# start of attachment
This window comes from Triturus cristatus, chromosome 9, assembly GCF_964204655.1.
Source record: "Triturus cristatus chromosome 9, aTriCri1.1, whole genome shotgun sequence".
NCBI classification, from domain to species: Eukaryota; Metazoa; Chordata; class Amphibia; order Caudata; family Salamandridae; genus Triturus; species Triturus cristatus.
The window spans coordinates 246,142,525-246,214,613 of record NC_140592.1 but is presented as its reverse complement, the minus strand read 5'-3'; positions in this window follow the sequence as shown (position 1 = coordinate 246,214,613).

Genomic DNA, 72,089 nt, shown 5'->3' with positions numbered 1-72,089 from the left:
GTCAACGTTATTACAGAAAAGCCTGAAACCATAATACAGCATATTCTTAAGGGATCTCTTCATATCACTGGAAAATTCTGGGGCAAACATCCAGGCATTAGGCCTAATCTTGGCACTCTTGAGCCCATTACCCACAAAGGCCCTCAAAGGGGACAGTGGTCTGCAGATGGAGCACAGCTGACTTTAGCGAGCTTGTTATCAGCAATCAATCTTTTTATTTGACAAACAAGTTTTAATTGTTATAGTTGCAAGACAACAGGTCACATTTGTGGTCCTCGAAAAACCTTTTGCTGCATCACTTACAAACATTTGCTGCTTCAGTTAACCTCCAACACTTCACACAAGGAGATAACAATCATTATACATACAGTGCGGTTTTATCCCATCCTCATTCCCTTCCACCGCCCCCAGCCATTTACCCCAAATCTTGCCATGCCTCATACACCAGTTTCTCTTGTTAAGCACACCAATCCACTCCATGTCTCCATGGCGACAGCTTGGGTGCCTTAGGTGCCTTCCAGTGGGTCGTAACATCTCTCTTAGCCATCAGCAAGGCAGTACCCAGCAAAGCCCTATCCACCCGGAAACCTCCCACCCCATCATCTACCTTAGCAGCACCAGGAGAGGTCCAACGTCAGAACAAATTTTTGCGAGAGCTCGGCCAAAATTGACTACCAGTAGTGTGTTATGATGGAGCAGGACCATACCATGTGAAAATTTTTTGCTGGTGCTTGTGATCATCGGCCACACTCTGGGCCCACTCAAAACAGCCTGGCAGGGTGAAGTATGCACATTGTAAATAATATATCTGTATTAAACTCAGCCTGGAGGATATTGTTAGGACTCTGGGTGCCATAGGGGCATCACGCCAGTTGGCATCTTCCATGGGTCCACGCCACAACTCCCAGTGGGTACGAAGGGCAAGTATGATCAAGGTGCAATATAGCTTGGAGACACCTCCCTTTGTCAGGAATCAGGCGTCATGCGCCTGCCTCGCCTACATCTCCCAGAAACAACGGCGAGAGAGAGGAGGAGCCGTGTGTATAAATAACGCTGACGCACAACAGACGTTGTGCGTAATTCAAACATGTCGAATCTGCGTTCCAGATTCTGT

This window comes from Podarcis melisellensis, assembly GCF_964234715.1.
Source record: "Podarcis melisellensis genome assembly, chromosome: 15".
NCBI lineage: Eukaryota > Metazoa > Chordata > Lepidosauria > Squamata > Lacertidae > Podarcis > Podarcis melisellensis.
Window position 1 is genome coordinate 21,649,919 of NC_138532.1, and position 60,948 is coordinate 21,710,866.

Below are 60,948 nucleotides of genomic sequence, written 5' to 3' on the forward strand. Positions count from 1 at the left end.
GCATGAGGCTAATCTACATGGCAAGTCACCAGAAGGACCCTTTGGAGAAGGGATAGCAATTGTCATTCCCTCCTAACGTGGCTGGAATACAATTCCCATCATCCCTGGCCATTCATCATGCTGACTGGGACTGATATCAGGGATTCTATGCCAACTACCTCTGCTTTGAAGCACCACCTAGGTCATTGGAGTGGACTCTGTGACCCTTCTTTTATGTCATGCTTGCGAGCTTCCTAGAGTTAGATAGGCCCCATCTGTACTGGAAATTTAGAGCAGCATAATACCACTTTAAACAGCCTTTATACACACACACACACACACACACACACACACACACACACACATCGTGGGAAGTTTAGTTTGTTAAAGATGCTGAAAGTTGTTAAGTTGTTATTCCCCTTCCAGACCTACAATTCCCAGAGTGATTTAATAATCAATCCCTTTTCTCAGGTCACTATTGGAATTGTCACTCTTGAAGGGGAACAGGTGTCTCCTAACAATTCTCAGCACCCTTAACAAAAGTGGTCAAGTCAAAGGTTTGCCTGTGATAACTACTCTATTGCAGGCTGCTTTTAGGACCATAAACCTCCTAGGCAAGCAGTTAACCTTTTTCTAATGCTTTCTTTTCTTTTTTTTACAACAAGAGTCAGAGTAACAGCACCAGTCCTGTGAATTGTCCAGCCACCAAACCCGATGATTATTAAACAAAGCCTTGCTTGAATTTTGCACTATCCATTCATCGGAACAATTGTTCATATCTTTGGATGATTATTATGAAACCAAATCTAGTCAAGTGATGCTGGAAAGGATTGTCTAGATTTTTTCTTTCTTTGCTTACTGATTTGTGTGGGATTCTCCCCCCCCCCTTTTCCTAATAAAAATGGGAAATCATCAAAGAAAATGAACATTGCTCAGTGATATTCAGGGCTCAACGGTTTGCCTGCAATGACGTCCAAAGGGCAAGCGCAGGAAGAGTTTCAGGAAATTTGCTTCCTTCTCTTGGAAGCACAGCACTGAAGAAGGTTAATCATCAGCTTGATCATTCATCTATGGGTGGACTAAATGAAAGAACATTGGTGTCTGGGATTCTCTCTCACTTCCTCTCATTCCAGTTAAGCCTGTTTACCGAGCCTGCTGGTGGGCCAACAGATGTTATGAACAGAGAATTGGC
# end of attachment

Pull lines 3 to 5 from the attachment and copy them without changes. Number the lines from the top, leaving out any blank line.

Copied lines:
NCBI classification, from domain to species: Eukaryota; Metazoa; Chordata; class Amphibia; order Caudata; family Salamandridae; genus Triturus; species Triturus cristatus.
The window spans coordinates 246,142,525-246,214,613 of record NC_140592.1 but is presented as its reverse complement, the minus strand read 5'-3'; positions in this window follow the sequence as shown (position 1 = coordinate 246,214,613).

Genomic DNA, 72,089 nt, shown 5'->3' with positions numbered 1-72,089 from the left: